Putrajaya to table bill on raising tahfiz school standards

The government says it is looking at ways to raise standards at tahfiz schools across the country. (Bernama pic)

KUALA LUMPUR: The government is looking at tabling a bill to ensure that all tahfiz schools are categorised as religious schools to ensure safety and legalise all such centres throughout the country.

Deputy Minister in the Prime Minister’s Department Fuziah Salleh said all tahfiz and religious schools must be registered and follow state rules.

“But tahfiz schools are not included as religious schools. This is the loophole.

“With this enactment, we can focus on the registration of tahfiz schools as religious schools,” she said in the Dewan Rakyat today.

She also said Putrajaya would use the carrot and stick approach where the RM50 million allocated for religious schools under Budget 2019 would only be given to those who registered their centres.

“We have urged local authorities to take action on those operating illegally as legalising premises comes under them.

“Religious bodies and the National Institute of Occupational Safety and Health have also started safety awareness efforts for all tahfiz schools,” she said.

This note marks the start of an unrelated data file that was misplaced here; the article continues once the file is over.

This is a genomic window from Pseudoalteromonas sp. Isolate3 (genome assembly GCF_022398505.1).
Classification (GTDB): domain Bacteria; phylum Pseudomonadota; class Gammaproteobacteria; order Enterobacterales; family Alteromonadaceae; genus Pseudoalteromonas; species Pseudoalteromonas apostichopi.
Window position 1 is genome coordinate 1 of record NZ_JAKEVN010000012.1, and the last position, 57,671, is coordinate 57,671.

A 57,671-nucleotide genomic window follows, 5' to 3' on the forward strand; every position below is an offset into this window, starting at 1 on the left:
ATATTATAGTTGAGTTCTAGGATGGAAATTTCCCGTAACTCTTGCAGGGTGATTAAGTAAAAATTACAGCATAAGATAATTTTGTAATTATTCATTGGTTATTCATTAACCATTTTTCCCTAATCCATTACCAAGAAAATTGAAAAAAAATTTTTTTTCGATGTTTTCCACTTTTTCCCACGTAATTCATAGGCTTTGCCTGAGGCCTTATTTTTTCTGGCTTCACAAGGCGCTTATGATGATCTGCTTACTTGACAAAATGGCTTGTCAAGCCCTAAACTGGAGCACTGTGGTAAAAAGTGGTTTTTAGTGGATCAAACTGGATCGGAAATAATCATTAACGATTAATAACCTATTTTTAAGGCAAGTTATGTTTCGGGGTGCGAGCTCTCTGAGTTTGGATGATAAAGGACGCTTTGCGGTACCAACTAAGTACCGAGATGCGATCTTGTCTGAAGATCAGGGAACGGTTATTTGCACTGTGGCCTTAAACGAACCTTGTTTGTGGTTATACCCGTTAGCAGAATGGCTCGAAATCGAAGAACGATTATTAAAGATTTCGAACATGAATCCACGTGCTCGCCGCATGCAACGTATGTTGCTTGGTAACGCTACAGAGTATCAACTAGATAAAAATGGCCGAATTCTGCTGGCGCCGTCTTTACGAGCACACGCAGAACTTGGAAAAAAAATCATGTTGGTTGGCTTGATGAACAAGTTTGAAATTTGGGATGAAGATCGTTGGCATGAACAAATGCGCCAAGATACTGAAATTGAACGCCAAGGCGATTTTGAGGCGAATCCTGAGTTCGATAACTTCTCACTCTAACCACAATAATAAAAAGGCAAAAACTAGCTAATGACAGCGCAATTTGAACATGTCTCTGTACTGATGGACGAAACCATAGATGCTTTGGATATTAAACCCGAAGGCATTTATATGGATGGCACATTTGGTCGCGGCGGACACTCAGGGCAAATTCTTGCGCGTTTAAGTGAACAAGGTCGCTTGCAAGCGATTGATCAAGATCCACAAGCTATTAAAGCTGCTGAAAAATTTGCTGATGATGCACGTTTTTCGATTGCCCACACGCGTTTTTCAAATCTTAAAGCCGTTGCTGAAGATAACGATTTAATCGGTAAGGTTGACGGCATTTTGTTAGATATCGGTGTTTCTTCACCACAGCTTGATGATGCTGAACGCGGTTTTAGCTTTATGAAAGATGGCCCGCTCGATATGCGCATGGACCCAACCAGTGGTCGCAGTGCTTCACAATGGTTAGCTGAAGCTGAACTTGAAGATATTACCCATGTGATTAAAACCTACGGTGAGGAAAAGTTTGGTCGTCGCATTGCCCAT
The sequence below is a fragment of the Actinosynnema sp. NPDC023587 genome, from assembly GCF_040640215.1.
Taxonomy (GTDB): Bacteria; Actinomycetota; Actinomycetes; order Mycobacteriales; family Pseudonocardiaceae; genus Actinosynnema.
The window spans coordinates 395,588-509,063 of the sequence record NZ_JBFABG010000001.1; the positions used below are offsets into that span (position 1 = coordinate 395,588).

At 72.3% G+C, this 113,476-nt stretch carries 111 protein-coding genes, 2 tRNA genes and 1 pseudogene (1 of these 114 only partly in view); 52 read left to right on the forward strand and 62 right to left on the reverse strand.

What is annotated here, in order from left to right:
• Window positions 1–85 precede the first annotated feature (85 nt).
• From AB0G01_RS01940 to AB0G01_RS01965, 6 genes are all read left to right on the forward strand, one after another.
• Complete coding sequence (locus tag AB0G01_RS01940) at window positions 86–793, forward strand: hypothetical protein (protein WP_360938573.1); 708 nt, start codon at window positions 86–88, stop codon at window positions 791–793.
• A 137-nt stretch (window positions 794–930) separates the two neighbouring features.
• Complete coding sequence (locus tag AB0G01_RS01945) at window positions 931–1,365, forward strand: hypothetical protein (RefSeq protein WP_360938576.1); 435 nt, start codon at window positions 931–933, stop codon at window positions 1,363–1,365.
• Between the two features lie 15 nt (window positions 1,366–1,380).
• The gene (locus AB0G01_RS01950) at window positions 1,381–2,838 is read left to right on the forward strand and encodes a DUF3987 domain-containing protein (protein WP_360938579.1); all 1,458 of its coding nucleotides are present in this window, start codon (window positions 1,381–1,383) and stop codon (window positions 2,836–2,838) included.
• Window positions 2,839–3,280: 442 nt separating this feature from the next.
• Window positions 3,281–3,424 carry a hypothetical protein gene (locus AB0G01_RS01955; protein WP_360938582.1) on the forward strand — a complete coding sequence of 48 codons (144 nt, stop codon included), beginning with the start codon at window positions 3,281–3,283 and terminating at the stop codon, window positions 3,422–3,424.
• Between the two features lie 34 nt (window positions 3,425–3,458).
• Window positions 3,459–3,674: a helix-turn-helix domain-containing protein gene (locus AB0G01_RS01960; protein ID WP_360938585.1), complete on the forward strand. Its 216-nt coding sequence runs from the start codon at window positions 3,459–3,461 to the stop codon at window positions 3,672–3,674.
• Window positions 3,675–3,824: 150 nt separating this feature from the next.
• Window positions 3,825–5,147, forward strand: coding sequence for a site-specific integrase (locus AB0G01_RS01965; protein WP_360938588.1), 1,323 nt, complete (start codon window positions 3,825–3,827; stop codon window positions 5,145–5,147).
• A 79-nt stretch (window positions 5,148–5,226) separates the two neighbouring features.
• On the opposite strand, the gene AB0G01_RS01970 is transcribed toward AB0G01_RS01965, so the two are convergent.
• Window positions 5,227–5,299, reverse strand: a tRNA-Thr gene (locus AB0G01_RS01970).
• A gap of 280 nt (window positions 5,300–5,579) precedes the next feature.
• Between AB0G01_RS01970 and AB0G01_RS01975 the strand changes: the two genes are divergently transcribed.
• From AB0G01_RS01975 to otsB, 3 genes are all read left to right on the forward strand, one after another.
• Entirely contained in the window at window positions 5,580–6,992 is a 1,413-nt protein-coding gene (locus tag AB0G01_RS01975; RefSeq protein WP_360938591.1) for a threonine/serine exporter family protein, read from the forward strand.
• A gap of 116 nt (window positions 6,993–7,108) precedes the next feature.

In September last year, a deadly fire broke out at a tahfiz school in Kampung Datuk Keramat here. Twenty-three people died, two of whom were wardens at the Darul Quran Ittifaqiyah school.

The incident has been described as the country’s worst fire disaster in the past 20 years.

Fahmi Fadzil (PH-Lembah Pantai) raised concerns over sexual abuse cases at such schools, which Fuziah said would also be addressed in the bill.

She also urged parents to constantly check on their children and the safety of the premises.

“If there are sexual abuse complaints, some parents do not get involved,” she added.

However, Takiyuddin Hassan (PAS-Kota Bharu) said tahfiz schools were often given a bad rep despite producing lawyers, pilots and doctors.

He said raising issues of safety and sexual abuse gave a poor impression of tahfiz schools.

He also said he hoped Putrajaya would not make it hard for unlicensed tahfiz centres to be issued licences.

Fuziah said tahfiz schools had succeeded in producing highly disciplined students, adding that the government wanted to raise the standards at such centres.

“Students can choose either a professional or religious path. That is why we are raising the standard to higher levels which includes the quality of teachers.”